Orange Cove citrus growers to see water rate hike


Their irrigation district has just quadrupled the price of their water. But even at the higher price, what the growers get will not amount to much.

There's some grumbling, but of the more than 500 growers in the Orange Cove Irrigation District, only about 50 protested the rate hike. The increase means what little water they get out of the Friant-Kern Canal here this year will be expensive and not much help.

For growers accustomed to paying about $90 an acre foot for irrigation water, the jump to nearly $400 is unsettling.

"Oh, this is very serious; looking at the livelihoods of a lot of people, the workers, plus my own livelihood," said Chris Caviglia, a citrus grower.

Grower Kirk Kuykendall says the hike will not be easy for the little guy.

"Not for smaller growers it isn't. It is for the larger guys because they're carrying a pretty good bank roll, and they have access to more credit and so on, so it's unfair in a sense that the smaller grower can't really afford it, the larger ones can," said Kuykendall.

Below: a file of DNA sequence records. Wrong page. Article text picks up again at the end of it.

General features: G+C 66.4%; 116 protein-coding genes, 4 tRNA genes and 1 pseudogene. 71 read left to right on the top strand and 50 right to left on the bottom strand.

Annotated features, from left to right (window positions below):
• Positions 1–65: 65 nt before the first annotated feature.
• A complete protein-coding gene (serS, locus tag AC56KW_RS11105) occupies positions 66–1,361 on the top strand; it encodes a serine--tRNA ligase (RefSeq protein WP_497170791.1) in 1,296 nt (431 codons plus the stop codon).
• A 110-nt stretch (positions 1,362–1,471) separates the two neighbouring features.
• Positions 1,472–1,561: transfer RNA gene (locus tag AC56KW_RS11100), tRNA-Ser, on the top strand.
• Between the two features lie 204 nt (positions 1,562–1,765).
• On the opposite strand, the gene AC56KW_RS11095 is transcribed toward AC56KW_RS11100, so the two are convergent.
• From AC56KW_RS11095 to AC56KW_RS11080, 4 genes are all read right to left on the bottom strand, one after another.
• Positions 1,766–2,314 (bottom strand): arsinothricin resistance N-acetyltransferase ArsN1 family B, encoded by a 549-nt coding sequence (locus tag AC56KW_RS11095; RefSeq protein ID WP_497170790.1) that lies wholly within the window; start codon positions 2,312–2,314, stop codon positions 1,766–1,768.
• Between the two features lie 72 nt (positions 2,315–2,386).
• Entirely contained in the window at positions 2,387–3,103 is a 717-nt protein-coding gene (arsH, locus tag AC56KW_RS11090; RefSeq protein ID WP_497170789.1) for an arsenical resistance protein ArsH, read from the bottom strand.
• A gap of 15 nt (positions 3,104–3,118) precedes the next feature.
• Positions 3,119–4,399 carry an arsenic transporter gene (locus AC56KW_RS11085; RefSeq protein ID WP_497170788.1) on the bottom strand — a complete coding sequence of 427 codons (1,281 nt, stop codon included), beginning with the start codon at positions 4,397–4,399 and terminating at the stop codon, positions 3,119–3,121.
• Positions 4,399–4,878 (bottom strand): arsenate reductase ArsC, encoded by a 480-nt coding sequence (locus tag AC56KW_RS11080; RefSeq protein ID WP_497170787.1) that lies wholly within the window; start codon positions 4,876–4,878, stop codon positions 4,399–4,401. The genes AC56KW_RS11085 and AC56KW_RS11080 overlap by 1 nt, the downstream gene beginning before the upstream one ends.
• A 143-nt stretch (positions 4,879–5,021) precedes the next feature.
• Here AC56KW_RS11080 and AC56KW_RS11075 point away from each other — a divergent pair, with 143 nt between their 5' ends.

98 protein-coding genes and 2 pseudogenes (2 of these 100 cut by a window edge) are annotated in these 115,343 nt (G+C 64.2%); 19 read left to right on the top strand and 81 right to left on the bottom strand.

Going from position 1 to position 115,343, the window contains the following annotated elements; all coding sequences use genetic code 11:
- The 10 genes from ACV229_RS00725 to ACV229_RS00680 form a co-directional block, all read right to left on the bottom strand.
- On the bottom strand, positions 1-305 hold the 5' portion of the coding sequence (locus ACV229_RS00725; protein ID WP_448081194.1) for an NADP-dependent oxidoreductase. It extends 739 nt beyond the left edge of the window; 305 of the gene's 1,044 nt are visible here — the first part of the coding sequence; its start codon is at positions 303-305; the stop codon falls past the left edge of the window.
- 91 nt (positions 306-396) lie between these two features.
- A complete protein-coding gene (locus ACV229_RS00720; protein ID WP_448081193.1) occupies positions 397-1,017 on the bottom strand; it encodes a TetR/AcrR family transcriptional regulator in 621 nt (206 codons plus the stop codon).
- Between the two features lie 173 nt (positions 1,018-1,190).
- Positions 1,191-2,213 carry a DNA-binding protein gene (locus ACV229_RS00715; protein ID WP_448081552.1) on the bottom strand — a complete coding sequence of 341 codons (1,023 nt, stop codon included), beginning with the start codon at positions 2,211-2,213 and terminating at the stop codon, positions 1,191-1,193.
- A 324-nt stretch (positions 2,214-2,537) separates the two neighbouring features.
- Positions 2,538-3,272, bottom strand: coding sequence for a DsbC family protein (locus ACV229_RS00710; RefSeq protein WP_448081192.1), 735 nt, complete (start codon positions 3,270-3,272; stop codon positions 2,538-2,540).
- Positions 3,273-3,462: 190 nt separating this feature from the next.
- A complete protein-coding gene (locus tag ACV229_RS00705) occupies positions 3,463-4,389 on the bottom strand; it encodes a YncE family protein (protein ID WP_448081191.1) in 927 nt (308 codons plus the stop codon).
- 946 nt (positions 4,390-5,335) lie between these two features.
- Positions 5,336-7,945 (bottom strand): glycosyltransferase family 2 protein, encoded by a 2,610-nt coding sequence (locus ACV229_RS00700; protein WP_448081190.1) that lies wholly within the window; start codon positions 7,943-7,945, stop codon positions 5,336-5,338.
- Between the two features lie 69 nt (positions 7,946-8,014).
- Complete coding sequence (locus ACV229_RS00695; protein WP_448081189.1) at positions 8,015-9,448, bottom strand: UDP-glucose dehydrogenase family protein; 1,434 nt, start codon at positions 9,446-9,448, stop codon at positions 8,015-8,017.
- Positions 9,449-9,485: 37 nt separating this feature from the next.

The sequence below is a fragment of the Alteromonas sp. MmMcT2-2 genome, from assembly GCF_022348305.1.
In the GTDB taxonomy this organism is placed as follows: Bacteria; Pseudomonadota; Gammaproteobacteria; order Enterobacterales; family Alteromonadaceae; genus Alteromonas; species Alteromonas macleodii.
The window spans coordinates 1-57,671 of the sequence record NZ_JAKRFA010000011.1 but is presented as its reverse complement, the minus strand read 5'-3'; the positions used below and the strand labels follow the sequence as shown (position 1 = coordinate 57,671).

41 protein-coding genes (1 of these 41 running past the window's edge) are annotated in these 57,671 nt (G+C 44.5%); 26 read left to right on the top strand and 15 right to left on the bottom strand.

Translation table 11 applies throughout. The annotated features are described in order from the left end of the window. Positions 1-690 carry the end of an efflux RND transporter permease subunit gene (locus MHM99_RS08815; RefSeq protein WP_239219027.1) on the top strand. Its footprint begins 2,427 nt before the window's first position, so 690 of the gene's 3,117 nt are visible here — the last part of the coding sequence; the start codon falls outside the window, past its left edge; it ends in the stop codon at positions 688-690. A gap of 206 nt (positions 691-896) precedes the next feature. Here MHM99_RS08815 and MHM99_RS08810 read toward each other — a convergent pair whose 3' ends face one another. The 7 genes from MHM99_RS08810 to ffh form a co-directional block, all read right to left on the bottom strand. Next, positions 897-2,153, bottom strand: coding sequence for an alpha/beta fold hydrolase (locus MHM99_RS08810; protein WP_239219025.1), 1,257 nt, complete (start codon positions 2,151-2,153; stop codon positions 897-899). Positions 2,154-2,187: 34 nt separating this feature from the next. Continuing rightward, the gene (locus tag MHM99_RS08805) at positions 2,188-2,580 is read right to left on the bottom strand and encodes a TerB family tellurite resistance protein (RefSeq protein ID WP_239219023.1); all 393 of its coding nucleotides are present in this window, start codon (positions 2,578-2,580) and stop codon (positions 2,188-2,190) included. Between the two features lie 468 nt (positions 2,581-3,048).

But the price is not the big issue because there just won't be enough water available to make much of a difference.

Water District Manager Fergus Morrissey says the district will likely have only about 4,000 acre feet of water, compared to the 30,000 acre feet they average.

"It's a little over a tenth of an inch, it's about a tenth of a foot, it's about two inches. A crop needs about three feet, so two inches is not going to help anybody," said Morrissey.

The rate increase covers the operating costs of the district. The goal will be to provide what little water is available to the few growers in the district who don't have well water. But wells aren't usually enough and water on the open market is expected to sell for from $1,000 to $2,000 an acre foot.

Growers are hoping to work together; some are proposing pumping well water into the canal so those without enough can draw on it. But it's clear here, like in the rest of the Valley, there is just not enough water to go around this year.

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